The Republican red line on Obamacare subsidies
If the Supreme Court invalidates federal health insurance subsidies for individuals living in up to 37 states, Republicans would be open to a variety of policy responses to keep financial assistance flowing to those already enrolled in President Obama's healthcare law.That's an excellent question. My guess is not; that they'll throw a collective hissy fit and demand a permanent solution on their terms, and wind up making the states clean up the mess.
But conversations with Republican lawmakers and aides in both the House and Senate indicate there is one red line that the GOP won't be willing to cross. Simply put: A GOP Congress will never permanently extend the subsidies that were just declared illegal so that new enrollees could claim Obamacare benefits.
"This should be a short-term fix," Rep. Bill Flores, R-Tex., who serves as chairman of the conservative Republican Study Committee, said of a response to a potential Supreme Court decision. "There shouldn't be anything that allows this short-term fix to ultimately become a permanent extension of the subsidies."
Though there are currently differences among Republicans on the details of any response, when it comes to this red line, Flores said, the view among Republicans "is about as close to unanimous as you can get."
This means that the question of whether financial assistance survives any Supreme Court decision will hinge on whether Obama and his fellow Democrats are willing to accept some sort of temporary solution.
If SCOTUS guts subsidies, voters want Congress to fix Obamacare
According to a survey conducted by the Foundation for Government Accountability, more Americans believe the law has hurt, not helped the country. At the same time, as discovered in other polling data, the effects on families seems to have hit a ceiling; only 37 percent feels that Obamacare has detrimentally impacted their family, while 46 percent say there hasn’t been much of a difference, or they’re unsure. The FGA poll was conducted March 3-9 of 2015. It had a sample size of 1,564 adults who both voted in the 2014 midterm elections and live in one of the 34 states that have not established an Obamacare exchange.There is certainly plenty of blame to go around, but why doesn't Obama get some discredit as well?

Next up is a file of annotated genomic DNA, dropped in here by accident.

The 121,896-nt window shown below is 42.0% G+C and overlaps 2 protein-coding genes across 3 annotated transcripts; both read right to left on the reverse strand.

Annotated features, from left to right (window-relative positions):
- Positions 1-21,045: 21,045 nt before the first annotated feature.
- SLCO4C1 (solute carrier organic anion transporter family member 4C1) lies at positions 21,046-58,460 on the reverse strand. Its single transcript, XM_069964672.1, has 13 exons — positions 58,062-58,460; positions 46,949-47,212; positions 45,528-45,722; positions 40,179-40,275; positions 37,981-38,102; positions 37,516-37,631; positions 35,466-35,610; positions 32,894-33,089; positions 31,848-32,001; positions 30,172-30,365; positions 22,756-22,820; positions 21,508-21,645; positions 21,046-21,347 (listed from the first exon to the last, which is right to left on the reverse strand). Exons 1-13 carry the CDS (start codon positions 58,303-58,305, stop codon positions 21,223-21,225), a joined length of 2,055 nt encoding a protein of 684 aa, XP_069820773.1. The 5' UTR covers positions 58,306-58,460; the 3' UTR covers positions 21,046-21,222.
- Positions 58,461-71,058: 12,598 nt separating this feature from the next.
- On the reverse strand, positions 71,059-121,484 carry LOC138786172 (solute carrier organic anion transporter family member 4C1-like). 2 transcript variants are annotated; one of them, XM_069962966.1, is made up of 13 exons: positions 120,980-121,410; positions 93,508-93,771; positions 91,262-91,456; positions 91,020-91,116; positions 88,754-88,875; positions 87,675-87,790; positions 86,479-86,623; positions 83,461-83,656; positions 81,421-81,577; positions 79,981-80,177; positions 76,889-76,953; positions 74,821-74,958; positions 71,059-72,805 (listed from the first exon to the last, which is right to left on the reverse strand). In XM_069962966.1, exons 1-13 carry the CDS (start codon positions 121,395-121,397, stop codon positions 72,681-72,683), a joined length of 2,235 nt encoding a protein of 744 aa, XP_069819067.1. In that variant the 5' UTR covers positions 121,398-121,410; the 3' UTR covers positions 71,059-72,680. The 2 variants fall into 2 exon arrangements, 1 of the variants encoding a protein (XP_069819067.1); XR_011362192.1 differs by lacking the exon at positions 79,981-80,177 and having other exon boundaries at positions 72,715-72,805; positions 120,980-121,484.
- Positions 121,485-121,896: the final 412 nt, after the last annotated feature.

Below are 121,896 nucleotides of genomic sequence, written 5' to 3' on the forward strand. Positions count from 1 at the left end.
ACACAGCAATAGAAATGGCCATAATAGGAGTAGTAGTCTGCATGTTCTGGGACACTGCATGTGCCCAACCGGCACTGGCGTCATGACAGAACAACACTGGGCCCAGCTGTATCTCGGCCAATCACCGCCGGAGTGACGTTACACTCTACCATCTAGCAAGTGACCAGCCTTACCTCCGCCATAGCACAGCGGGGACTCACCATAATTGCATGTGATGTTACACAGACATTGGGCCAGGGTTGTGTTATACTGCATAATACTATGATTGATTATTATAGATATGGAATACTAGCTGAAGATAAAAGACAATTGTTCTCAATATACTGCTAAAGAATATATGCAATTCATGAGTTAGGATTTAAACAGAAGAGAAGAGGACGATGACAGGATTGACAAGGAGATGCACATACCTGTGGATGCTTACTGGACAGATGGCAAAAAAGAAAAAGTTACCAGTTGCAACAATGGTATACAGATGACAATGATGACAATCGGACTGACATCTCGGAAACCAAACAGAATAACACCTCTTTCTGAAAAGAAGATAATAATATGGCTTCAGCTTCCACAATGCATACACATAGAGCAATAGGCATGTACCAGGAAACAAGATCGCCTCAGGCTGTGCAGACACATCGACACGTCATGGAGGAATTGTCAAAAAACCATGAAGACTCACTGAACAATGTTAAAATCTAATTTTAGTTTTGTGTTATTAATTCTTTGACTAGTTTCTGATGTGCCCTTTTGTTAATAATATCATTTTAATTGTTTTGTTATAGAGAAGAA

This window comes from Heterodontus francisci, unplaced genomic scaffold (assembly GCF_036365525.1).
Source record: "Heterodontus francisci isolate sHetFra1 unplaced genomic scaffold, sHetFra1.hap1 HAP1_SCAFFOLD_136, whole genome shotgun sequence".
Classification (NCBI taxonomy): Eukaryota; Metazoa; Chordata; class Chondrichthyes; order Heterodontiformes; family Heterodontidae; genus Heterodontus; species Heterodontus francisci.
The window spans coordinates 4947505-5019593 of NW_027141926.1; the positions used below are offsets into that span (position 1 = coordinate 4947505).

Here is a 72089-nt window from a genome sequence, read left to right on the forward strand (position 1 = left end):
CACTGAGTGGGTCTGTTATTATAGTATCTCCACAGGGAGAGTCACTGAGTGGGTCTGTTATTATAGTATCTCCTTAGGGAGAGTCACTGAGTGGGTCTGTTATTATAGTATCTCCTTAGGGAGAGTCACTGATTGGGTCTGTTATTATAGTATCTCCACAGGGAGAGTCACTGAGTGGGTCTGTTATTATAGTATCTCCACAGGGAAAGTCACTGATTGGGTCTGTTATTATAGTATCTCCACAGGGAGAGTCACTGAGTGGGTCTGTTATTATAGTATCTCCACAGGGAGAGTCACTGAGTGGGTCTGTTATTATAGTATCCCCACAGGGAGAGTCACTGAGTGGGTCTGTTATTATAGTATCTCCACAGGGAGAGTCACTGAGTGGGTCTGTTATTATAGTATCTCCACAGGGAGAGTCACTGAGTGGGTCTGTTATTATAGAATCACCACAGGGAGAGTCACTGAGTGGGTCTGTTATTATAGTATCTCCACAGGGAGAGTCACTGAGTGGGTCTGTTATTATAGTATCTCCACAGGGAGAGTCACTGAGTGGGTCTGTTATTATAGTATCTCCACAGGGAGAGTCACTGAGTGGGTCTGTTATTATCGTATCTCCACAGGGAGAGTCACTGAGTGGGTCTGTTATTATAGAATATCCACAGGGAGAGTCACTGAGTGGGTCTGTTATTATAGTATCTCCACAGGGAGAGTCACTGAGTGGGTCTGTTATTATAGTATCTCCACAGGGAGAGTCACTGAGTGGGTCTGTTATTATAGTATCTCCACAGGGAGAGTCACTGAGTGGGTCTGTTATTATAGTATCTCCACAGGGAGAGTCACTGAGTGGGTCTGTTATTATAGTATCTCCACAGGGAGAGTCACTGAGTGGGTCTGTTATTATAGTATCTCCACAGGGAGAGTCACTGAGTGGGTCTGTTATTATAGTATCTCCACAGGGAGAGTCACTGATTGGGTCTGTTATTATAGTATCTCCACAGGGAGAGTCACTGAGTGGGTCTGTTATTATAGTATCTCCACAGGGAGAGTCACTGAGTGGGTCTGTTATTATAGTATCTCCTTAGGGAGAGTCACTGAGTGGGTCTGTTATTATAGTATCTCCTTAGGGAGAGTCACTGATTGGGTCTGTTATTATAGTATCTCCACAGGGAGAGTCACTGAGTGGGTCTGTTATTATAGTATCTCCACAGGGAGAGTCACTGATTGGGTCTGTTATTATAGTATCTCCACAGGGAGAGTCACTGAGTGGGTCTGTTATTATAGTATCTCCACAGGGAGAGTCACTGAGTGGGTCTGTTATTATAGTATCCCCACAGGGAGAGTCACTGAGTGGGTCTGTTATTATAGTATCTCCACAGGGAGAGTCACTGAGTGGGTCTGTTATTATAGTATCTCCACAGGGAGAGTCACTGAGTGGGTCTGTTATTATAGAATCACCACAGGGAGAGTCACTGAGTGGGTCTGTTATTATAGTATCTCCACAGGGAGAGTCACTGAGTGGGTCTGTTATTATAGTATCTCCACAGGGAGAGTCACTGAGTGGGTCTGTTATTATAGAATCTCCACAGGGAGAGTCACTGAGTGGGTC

Yet, if King tosses the subsidies, 46 percent blame Congress for botching the language of the law. Thirteen percent aren’t sure, and the IRS and the State virtually receive an equal share of the blame at 22 and 20 percent respectively. . .
Overall, 63 percent of Americans want Congress to make changes to Obamacare; with 75 percent saying the changes should encompass everyone, not just the Americans impacted by the decision. For starters, 78 percent of voters, including 57 of Democrats support providing more choices into the health care market (i.e. being able to buy the types of plans that used to be sold pre-2014). . .People understand that the "four sizes fits all" might work for moo-moos but not for shoes and health insurance.
Additionally, subsidies can only be allocated to government-approved health care plans on the Obamacare exchange. Sixty-eight percent of voters want those subsidies to follow all health care plans. Sixty-three percent of Democrats agreed. Lastly, the enrollment periods should be open-ended. Right now, the law only allows a brief three-month period for Americans to sign up on the exchanges. Again, there’s an enormous bipartisan consensus regarding allowing Americans to purchase insurance throughout the year, with 77 percent of voters agreeing with such a reform that includes 68 percent of Democratic voters.Subsidies, of course, are the real rub. They're easy to give away, as long as you're running a deficit anyway, and hard to take away.
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